Friday, 21 September 2012

The Big Break - Formula Waaargh!

The notion of 'The Big Break' can be very alluring. During a career it is tempting to think that one life-changing event will occur after which all will be right with the world. Of course key moments and opportunites do arise, but these are built upon all the hard work that has gone before, and afterwards more hard work still needs to be done to maintain momentum.

I write that with hindsight, and with the knowledge that I have been guilty of thinking one project alone would be the lottery winner. 'Formula Waaargh!' was one such project. It was '99 and I was already working for Games Workshop's Black Library, producing illustrated stories for 'Inferno!' magazine, when Jake Thornton set up an offshoot division to produce board games. One of their first products was to be an orc racing game. I was commissioned to produce all the artwork, central to which was the board.

The board was a mammoth undertaking; I created it at 200% print size, and it measures 31" x 56". The track was relatively straightforward, the epic part was the spectators. Trackside I painted hordes of orcs, goblins and squigs brandishing their team colours and up to all manner of mischief.

I can't even recollect how many weeks it took to paint, but weeks it did, and that wasn't even accounting for the cards designs I also created. It felt like the accumulation of my entire career up to that moment.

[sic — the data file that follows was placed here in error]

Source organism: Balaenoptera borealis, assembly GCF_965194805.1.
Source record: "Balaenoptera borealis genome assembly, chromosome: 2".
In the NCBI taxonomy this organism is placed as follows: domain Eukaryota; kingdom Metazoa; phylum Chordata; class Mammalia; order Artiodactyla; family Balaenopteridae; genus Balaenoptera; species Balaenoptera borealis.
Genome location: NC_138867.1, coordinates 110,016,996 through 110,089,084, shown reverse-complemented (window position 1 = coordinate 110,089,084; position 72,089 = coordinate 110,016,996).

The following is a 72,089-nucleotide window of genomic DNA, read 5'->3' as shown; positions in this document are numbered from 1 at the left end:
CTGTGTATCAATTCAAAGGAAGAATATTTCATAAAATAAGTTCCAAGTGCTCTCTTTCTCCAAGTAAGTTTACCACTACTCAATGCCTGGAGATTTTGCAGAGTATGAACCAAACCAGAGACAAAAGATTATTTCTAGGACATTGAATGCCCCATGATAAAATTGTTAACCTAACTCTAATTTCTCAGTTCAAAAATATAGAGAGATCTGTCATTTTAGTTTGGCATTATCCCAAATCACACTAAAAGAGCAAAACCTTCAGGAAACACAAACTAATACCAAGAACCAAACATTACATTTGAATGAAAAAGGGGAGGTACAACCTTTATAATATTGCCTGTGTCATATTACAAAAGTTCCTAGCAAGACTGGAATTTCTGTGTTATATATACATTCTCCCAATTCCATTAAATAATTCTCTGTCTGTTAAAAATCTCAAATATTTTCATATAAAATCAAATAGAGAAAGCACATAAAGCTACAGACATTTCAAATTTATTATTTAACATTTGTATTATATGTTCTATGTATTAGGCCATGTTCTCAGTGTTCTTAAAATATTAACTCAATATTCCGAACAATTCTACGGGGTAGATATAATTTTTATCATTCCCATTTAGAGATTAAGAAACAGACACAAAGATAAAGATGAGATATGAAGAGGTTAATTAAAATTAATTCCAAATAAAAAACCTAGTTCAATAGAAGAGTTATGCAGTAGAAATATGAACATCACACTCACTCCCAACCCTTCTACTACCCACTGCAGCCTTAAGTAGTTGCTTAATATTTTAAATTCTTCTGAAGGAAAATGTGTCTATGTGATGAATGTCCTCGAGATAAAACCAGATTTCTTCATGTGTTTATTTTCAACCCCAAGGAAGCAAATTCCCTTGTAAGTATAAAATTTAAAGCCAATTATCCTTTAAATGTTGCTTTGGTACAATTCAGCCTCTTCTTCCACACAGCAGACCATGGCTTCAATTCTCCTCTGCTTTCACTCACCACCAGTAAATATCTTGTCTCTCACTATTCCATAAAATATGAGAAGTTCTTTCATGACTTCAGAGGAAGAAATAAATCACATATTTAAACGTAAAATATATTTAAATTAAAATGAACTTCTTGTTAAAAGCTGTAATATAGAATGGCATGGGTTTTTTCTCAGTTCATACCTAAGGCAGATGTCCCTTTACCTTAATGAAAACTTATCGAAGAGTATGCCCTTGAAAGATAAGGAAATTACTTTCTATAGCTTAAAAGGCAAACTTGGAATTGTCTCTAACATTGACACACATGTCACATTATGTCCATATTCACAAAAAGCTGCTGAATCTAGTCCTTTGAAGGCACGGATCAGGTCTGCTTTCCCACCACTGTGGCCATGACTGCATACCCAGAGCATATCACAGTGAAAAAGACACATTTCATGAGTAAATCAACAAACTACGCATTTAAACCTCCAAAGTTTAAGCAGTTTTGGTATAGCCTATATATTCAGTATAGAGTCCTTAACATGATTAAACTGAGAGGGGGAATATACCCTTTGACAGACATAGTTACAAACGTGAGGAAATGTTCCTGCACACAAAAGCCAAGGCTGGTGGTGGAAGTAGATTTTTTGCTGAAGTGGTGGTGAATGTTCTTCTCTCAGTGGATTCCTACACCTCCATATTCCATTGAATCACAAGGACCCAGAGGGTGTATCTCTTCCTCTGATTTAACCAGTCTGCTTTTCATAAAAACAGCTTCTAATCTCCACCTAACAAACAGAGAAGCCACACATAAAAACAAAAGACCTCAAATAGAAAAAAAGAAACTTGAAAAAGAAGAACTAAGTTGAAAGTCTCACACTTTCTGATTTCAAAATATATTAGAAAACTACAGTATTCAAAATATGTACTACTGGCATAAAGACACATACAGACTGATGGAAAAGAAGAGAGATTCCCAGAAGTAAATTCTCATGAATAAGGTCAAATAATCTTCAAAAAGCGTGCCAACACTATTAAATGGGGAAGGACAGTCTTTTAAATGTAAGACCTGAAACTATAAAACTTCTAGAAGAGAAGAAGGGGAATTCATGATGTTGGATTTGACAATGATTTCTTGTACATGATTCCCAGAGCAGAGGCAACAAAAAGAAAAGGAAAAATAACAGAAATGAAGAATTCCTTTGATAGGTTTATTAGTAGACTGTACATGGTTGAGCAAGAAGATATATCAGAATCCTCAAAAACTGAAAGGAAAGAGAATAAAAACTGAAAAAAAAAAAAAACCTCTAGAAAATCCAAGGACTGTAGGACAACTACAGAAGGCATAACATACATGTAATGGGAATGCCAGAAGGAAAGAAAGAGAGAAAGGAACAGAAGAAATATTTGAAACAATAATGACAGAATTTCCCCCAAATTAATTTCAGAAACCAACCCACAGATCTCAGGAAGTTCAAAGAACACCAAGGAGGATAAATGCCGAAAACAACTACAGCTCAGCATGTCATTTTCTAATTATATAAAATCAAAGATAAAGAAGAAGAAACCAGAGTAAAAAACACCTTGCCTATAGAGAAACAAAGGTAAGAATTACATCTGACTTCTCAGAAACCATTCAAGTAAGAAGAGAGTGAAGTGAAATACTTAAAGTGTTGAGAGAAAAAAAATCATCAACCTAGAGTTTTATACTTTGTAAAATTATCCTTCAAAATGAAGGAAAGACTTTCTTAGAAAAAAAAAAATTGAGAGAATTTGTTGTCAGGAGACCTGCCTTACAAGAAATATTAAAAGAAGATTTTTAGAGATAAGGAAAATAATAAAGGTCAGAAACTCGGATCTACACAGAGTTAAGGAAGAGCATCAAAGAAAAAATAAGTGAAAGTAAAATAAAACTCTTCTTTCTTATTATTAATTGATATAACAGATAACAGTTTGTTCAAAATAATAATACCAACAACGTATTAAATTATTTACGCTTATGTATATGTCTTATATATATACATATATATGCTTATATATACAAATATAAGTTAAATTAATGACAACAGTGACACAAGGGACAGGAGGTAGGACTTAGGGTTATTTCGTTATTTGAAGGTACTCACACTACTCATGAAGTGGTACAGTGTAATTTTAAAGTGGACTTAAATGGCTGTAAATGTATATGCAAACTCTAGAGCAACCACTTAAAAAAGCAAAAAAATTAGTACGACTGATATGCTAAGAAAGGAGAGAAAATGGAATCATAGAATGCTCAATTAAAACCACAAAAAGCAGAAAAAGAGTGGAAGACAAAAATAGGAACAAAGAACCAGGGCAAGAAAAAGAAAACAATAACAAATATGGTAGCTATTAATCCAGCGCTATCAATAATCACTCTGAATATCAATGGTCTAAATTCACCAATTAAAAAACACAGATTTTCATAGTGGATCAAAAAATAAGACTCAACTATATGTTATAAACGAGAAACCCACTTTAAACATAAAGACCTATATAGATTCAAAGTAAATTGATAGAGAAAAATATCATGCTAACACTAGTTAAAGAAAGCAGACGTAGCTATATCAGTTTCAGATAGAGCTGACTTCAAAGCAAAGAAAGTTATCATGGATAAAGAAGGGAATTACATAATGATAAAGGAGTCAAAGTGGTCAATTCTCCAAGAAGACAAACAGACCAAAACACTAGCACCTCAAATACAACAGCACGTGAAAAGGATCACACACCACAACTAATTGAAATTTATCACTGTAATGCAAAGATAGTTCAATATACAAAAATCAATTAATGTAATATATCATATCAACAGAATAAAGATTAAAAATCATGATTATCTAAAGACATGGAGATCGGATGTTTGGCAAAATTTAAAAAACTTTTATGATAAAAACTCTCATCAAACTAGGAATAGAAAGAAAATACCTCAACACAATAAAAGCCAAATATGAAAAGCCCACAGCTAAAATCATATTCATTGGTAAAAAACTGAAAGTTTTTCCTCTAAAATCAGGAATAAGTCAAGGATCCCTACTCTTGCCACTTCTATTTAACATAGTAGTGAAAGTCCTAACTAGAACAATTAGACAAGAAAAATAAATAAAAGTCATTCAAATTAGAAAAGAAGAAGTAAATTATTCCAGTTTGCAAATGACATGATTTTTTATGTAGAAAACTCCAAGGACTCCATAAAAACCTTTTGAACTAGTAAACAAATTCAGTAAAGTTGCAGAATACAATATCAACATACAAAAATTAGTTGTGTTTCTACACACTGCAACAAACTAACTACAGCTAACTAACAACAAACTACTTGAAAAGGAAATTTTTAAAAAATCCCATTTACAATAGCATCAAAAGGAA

It never got published.

Higher ups decided on a change of direction for the company, and the project was shelved.

This work never got seen by anyone outside of the company, until now.


 
Formula Waaargh!
 
Acrylic on board. Approx 56" x 31"
Copyright Games Workshop
 
Original artwork for sale: $5000
 
 
Here are some close-ups of the action.

 
Da Booze

 
Nobz Hut and Da Cup

 
Squigz

 
Diversion

 
Rat On A Stick

 
Run Away

 
Dr Hook

 
The Odds Just Lengthened

 
Outhouse

 
Da Pitz
 
 
I was so pleased to finish I signed my name in full!

If you want to impart some sort of moral onto this tale feel free; I did a job I was proud of, got paid and learnt a lot, from which I continued to build my career. I guess I can now tick the last box, which that people get to see it.

Oh, and even after all my work I managed to miss out painting one part. It was the first thing the AD commented on when I took the final into his office - can you spot it?

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